With Sony’s cloud streaming service due to launch this summer in North America, what does the future hold for the next-generation of consoles? Will there even be any need for a PlayStation 5 as Sony puts an increasing focus on cloud gaming by ensuring that its portfolio of games are available to all those who seek them, regardless of what device they own?
It’s a question that even Sony Worldwide Studios President Shuhei “Shu” Yoshida doesn’t know the answer to. Speaking in an interview with re-code a few weeks ago, Yoshida-san chatted about the company’s “shift to [be] service-oriented,” and stated that the future is in the hands of the game creators.
“If they still feel that we need more machine power — ‘We want to realize this and that and that, but we cannot do [it] with PS4′ — if that’s the case, there’s a good reason to have PS5, so that developers can create their vision. So, we’ll see.”
With PlayStation Now due to launch in the summer, consumers will be able to get their gaming fix through the cloud not only on PlayStation consoles but on televisions, tablets, and smartphones. The service will stream full games and users will be able to save all their game files in the cloud. It all sounds fantastic, if it actually works as well as Sony hopes it will.
Sony can certainly learn lessons from the demise of OnLive, which was touted as the “future of gaming.” The cloud gaming service was awful. It wasn’t backed by enough publishers, which resulted in a deluge of old games on the store that nobody wanted to play, while low resolution issues and latency problems made many of those games uncomfortable to play.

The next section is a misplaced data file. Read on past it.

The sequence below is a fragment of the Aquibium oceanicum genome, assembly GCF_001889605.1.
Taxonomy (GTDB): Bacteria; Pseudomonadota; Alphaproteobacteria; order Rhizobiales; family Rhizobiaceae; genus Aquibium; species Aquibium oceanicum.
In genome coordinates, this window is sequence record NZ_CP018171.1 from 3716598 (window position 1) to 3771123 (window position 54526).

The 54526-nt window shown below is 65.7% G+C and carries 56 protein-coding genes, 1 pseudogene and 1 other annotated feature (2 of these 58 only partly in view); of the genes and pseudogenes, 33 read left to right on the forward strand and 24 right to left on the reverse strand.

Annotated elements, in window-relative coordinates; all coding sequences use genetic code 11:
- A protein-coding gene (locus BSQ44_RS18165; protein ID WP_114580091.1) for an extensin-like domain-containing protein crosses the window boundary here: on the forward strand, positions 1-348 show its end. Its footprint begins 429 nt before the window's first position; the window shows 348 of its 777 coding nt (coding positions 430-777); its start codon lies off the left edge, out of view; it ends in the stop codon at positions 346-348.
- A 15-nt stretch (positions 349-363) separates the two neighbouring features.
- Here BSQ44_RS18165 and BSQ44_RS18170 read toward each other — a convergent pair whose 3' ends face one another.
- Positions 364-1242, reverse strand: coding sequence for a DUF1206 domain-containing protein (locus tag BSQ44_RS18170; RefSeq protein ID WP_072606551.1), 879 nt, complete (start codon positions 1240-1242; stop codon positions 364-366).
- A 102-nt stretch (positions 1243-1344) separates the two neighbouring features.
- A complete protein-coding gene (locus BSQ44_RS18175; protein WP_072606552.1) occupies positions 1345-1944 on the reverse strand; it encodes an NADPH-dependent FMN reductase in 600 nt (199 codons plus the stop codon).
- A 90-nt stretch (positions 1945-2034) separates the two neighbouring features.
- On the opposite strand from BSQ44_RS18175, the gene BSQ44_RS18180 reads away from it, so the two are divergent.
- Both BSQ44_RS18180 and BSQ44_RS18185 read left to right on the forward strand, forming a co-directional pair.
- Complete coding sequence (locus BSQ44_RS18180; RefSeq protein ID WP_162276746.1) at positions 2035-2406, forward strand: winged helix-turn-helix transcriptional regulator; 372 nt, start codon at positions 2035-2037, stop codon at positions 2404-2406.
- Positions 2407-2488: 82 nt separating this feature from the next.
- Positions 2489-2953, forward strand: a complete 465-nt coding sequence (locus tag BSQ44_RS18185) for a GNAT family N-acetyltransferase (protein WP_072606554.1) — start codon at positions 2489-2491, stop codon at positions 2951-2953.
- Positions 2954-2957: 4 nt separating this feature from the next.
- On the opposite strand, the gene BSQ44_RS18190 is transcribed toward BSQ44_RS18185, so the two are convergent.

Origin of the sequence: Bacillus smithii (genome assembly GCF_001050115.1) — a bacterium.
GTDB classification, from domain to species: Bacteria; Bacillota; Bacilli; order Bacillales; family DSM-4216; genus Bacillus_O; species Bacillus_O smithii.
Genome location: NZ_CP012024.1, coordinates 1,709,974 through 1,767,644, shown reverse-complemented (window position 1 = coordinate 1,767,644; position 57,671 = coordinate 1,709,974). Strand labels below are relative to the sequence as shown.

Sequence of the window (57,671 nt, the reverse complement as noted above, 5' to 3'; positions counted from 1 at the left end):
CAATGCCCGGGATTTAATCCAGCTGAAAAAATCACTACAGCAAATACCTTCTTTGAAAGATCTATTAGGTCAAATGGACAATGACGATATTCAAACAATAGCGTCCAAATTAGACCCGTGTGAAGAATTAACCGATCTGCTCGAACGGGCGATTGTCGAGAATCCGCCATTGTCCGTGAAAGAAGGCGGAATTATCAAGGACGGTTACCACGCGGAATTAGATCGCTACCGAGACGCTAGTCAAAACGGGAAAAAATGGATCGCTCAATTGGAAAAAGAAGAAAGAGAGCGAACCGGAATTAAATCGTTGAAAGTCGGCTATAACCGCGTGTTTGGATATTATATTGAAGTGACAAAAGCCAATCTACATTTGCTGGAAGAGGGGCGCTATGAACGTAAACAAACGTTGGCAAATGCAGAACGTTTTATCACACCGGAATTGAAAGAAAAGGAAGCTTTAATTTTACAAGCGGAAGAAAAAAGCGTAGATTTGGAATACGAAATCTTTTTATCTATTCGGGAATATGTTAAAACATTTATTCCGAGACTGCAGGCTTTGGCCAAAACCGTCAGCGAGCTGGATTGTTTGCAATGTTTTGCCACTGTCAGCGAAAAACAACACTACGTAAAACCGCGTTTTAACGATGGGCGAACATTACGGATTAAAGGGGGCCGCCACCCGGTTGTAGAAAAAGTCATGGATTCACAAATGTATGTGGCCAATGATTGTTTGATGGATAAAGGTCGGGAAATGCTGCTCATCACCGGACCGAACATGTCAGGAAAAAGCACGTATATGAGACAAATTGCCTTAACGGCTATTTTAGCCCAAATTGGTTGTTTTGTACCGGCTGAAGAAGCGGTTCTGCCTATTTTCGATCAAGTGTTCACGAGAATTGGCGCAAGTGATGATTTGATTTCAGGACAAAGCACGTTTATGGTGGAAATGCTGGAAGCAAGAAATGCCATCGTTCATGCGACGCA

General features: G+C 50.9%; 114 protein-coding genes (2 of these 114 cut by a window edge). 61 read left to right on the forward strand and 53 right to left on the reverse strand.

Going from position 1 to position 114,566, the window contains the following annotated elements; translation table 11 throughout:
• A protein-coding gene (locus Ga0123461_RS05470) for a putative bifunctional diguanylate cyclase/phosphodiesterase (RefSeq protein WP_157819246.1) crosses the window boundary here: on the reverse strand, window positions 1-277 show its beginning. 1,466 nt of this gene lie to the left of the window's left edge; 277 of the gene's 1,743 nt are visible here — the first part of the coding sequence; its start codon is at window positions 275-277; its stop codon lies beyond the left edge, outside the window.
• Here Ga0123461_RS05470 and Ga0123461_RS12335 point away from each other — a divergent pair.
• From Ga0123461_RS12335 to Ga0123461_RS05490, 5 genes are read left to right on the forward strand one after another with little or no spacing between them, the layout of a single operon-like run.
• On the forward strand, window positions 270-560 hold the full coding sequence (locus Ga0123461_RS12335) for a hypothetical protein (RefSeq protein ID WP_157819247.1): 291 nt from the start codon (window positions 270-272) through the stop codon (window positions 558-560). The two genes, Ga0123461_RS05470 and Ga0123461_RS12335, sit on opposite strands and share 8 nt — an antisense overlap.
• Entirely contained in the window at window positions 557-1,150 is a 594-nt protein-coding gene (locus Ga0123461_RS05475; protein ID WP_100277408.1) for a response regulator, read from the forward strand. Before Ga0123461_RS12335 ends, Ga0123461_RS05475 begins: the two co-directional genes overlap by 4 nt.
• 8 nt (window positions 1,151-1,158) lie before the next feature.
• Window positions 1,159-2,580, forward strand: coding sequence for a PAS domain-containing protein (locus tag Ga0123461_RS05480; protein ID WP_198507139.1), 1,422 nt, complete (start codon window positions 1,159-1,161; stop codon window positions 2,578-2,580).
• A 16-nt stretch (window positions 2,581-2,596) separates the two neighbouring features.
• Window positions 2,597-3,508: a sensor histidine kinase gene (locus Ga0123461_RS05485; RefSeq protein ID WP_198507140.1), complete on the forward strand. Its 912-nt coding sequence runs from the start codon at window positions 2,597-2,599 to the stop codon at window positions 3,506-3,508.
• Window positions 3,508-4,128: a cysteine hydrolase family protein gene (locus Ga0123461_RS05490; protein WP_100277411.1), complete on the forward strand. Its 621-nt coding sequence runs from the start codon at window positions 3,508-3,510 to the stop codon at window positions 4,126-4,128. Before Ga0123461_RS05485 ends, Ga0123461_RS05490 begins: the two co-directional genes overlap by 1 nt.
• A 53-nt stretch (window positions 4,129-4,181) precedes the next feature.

The main issue is that broadband connections just aren't reliable enough. A report in The Telegraph this week brandishes the headline: “Britain's worst broadband areas take 15 hours to download a film.” Indeed, connection speeds across the country, and indeed Europe, aren't up to scratch. For PlayStation Now to provide a smooth gaming experience, Europe has to have stable broadband download speeds; with so many different providers dishing out varying connection speeds, it’s going to be nightmare to roll out PlayStation Now worldwide. Consequently, there’s a real concern about its performance, which simply won't be of a consistent high quality across the globe. Who wants to play a laggy game?